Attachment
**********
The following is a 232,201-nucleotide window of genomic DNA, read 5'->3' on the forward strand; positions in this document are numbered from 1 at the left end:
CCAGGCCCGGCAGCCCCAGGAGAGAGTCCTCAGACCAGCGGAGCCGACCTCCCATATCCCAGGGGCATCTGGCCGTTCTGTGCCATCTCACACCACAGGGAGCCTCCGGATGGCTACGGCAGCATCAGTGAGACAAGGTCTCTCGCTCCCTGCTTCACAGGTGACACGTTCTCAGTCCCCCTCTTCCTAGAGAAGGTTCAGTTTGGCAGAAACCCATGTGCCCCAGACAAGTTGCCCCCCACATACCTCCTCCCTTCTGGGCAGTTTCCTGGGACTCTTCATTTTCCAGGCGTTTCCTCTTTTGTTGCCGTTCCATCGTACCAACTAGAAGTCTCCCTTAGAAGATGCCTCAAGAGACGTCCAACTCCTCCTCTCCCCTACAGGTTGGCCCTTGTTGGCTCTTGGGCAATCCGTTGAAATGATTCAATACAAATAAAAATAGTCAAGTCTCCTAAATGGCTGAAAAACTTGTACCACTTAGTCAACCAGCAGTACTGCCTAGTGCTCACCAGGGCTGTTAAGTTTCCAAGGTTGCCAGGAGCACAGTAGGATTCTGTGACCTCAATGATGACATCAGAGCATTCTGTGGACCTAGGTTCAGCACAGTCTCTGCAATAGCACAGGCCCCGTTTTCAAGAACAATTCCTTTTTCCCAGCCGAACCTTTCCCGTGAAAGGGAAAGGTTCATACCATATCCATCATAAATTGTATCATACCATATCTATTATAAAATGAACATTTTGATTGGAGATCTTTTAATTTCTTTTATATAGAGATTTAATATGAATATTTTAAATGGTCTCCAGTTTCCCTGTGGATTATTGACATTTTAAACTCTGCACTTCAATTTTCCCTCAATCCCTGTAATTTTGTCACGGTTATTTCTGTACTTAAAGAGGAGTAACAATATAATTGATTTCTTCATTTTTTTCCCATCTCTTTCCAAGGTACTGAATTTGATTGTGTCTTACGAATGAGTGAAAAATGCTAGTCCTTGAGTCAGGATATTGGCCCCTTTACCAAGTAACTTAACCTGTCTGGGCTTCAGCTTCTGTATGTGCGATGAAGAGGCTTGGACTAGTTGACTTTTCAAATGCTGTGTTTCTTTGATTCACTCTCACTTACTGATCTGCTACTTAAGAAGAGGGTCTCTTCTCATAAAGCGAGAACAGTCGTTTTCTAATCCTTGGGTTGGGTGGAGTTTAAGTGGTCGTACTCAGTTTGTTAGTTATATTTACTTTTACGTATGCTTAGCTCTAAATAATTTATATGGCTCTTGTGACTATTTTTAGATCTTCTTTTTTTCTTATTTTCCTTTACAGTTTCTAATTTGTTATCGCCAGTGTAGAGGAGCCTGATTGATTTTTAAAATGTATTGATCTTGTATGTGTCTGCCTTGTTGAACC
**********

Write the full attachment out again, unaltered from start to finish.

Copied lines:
The following is a 232,201-nucleotide window of genomic DNA, read 5'->3' on the forward strand; positions in this document are numbered from 1 at the left end:
CCAGGCCCGGCAGCCCCAGGAGAGAGTCCTCAGACCAGCGGAGCCGACCTCCCATATCCCAGGGGCATCTGGCCGTTCTGTGCCATCTCACACCACAGGGAGCCTCCGGATGGCTACGGCAGCATCAGTGAGACAAGGTCTCTCGCTCCCTGCTTCACAGGTGACACGTTCTCAGTCCCCCTCTTCCTAGAGAAGGTTCAGTTTGGCAGAAACCCATGTGCCCCAGACAAGTTGCCCCCCACATACCTCCTCCCTTCTGGGCAGTTTCCTGGGACTCTTCATTTTCCAGGCGTTTCCTCTTTTGTTGCCGTTCCATCGTACCAACTAGAAGTCTCCCTTAGAAGATGCCTCAAGAGACGTCCAACTCCTCCTCTCCCCTACAGGTTGGCCCTTGTTGGCTCTTGGGCAATCCGTTGAAATGATTCAATACAAATAAAAATAGTCAAGTCTCCTAAATGGCTGAAAAACTTGTACCACTTAGTCAACCAGCAGTACTGCCTAGTGCTCACCAGGGCTGTTAAGTTTCCAAGGTTGCCAGGAGCACAGTAGGATTCTGTGACCTCAATGATGACATCAGAGCATTCTGTGGACCTAGGTTCAGCACAGTCTCTGCAATAGCACAGGCCCCGTTTTCAAGAACAATTCCTTTTTCCCAGCCGAACCTTTCCCGTGAAAGGGAAAGGTTCATACCATATCCATCATAAATTGTATCATACCATATCTATTATAAAATGAACATTTTGATTGGAGATCTTTTAATTTCTTTTATATAGAGATTTAATATGAATATTTTAAATGGTCTCCAGTTTCCCTGTGGATTATTGACATTTTAAACTCTGCACTTCAATTTTCCCTCAATCCCTGTAATTTTGTCACGGTTATTTCTGTACTTAAAGAGGAGTAACAATATAATTGATTTCTTCATTTTTTTCCCATCTCTTTCCAAGGTACTGAATTTGATTGTGTCTTACGAATGAGTGAAAAATGCTAGTCCTTGAGTCAGGATATTGGCCCCTTTACCAAGTAACTTAACCTGTCTGGGCTTCAGCTTCTGTATGTGCGATGAAGAGGCTTGGACTAGTTGACTTTTCAAATGCTGTGTTTCTTTGATTCACTCTCACTTACTGATCTGCTACTTAAGAAGAGGGTCTCTTCTCATAAAGCGAGAACAGTCGTTTTCTAATCCTTGGGTTGGGTGGAGTTTAAGTGGTCGTACTCAGTTTGTTAGTTATATTTACTTTTACGTATGCTTAGCTCTAAATAATTTATATGGCTCTTGTGACTATTTTTAGATCTTCTTTTTTTCTTATTTTCCTTTACAGTTTCTAATTTGTTATCGCCAGTGTAGAGGAGCCTGATTGATTTTTAAAATGTATTGATCTTGTATGTGTCTGCCTTGTTGAACC